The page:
What was previously thought to be a contaminate is now being viewed by NASA scientists as a new way to search for evidence of life on Mars. Scientists are reexamining results from the 1970s Viking missions against data collected in 2008 from the Phoenix Mars Lander, and are questioning whether to re-think their methods of searching for life on other planets.
The situation arose through the discovery of two chemicals—chloromethane and dichloromethane—classified as organics, which were previously thought to be contaminates when they were found in Martian soil. The Phoenix Lander is causing scientists to reexamine the discovery of these two chemicals through the consideration of another chemical—perchlorate—that has been found to destroy the evidence of the two organics. By heating the perchlorate, it becomes a strong oxidant and destroys the other chemicals, which means NASA could have had evidence of life over 30 years ago but missed it.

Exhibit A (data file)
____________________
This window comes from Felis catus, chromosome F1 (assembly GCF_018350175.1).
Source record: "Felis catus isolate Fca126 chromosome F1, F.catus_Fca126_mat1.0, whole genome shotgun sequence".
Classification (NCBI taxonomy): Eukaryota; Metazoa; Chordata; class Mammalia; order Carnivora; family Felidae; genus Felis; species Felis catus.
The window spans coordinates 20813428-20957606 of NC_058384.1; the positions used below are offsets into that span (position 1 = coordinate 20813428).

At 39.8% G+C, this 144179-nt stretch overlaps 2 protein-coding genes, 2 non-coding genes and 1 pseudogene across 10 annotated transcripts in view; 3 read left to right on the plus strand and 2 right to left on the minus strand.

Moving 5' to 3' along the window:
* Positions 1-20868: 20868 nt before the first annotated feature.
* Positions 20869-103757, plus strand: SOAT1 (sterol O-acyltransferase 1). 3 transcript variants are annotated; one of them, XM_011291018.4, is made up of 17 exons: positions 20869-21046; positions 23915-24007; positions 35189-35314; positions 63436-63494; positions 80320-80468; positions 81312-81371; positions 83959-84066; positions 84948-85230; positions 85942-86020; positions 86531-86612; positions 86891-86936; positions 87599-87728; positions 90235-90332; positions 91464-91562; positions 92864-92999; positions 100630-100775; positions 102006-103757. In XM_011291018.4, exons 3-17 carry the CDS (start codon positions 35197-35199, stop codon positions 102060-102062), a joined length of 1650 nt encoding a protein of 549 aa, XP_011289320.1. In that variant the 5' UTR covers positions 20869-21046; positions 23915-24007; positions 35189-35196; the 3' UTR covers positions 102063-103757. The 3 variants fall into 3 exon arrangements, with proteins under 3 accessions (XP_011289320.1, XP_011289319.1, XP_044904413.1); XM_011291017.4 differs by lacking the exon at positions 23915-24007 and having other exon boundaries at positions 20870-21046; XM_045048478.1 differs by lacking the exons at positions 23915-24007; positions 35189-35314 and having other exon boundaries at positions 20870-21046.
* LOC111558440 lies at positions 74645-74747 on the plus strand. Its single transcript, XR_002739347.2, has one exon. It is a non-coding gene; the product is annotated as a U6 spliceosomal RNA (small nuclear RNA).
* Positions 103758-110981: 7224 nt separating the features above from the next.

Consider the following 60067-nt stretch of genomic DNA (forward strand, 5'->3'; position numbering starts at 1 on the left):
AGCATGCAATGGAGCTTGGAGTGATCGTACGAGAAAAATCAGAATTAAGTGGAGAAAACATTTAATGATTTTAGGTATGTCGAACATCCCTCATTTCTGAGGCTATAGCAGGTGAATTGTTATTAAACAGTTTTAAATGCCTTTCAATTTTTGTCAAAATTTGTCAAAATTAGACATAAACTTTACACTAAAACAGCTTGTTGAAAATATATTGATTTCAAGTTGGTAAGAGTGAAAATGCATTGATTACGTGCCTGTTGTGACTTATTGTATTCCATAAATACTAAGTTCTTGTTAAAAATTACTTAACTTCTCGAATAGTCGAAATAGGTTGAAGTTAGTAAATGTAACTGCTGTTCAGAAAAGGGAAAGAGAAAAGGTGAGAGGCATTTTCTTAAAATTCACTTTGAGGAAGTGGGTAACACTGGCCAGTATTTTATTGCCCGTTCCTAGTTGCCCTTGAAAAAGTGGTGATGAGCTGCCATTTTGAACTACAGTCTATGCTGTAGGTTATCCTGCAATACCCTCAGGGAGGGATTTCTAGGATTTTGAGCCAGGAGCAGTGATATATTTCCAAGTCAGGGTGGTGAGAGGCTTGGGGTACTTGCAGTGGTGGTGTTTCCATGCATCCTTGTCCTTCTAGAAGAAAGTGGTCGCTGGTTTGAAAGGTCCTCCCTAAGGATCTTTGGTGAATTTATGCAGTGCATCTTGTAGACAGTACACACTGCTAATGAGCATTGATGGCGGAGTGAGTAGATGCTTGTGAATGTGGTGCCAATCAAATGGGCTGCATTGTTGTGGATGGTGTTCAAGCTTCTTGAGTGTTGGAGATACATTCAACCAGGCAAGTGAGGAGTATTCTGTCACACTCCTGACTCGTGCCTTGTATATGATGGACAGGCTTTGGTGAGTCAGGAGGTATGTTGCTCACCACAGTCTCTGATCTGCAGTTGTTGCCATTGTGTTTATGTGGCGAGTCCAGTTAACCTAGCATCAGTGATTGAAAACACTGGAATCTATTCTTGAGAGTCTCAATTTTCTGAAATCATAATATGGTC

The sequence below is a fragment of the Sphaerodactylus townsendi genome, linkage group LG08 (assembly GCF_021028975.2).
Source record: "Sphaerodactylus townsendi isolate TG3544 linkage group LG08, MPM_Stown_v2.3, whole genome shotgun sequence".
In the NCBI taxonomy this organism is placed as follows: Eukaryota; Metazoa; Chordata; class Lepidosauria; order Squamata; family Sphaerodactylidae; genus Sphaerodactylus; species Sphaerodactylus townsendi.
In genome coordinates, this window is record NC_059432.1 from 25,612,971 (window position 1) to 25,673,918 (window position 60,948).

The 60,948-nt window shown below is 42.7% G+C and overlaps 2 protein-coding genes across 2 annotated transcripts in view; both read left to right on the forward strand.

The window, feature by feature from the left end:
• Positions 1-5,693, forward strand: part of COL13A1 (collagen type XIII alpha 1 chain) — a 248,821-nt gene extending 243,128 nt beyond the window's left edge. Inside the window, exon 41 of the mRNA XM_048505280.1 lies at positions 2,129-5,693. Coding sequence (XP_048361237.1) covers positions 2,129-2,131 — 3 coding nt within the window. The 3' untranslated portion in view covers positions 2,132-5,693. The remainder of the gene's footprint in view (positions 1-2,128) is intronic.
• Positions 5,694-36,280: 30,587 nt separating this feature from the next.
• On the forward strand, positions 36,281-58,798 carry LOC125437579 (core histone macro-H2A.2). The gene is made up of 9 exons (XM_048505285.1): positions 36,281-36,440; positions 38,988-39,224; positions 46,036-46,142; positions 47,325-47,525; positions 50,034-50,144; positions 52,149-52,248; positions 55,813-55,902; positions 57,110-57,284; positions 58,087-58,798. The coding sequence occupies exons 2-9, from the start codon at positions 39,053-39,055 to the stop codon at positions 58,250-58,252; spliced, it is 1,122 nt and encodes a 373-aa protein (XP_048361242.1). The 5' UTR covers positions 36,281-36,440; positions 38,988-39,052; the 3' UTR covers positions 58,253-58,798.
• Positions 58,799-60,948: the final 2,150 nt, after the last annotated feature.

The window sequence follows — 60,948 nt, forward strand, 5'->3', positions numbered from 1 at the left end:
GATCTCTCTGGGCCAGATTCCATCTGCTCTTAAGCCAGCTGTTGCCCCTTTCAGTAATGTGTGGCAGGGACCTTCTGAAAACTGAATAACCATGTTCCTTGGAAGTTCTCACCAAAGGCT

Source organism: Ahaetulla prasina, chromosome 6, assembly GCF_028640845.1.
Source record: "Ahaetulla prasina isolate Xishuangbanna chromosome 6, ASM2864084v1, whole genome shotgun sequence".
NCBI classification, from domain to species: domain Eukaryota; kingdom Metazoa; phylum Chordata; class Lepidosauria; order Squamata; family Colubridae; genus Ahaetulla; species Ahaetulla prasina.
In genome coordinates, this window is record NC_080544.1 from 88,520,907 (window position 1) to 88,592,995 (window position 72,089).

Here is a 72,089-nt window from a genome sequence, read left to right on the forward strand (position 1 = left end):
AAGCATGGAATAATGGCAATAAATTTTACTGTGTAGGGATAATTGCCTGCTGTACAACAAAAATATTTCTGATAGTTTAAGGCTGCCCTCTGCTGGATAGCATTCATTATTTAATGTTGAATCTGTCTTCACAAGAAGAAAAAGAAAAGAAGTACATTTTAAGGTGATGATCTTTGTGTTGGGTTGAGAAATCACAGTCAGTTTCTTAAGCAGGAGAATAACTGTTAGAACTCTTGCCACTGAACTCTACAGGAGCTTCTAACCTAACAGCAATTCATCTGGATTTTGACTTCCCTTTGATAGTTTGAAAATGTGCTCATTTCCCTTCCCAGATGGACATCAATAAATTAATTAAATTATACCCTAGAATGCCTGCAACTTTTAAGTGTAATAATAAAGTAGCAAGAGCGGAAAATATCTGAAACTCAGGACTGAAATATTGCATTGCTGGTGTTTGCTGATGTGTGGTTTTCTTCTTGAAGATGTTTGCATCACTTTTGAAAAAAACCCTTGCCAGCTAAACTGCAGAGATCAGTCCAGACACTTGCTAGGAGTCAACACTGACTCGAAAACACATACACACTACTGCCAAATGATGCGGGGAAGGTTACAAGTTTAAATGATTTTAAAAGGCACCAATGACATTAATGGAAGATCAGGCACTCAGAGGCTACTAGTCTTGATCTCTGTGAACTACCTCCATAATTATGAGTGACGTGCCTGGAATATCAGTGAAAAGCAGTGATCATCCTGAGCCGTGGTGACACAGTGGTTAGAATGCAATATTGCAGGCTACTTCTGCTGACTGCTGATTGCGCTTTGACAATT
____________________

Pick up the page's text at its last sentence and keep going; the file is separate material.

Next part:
Further study will be conducted in 2012 with the launch of the Curiosity Rover. Curiosity will rove all over the planet and conduct soil sample tests, checking for organics and using different methods of analysis. Its alternative methods of analysis will help determine whether data from previous missions was destroyed through the testing methods that were conducted.
“This doesn’t say anything about the question of whether or not life has existed on Mars, but it could make a big difference in how we look for evidence to answer that question,” said NASA researcher Chris McKay.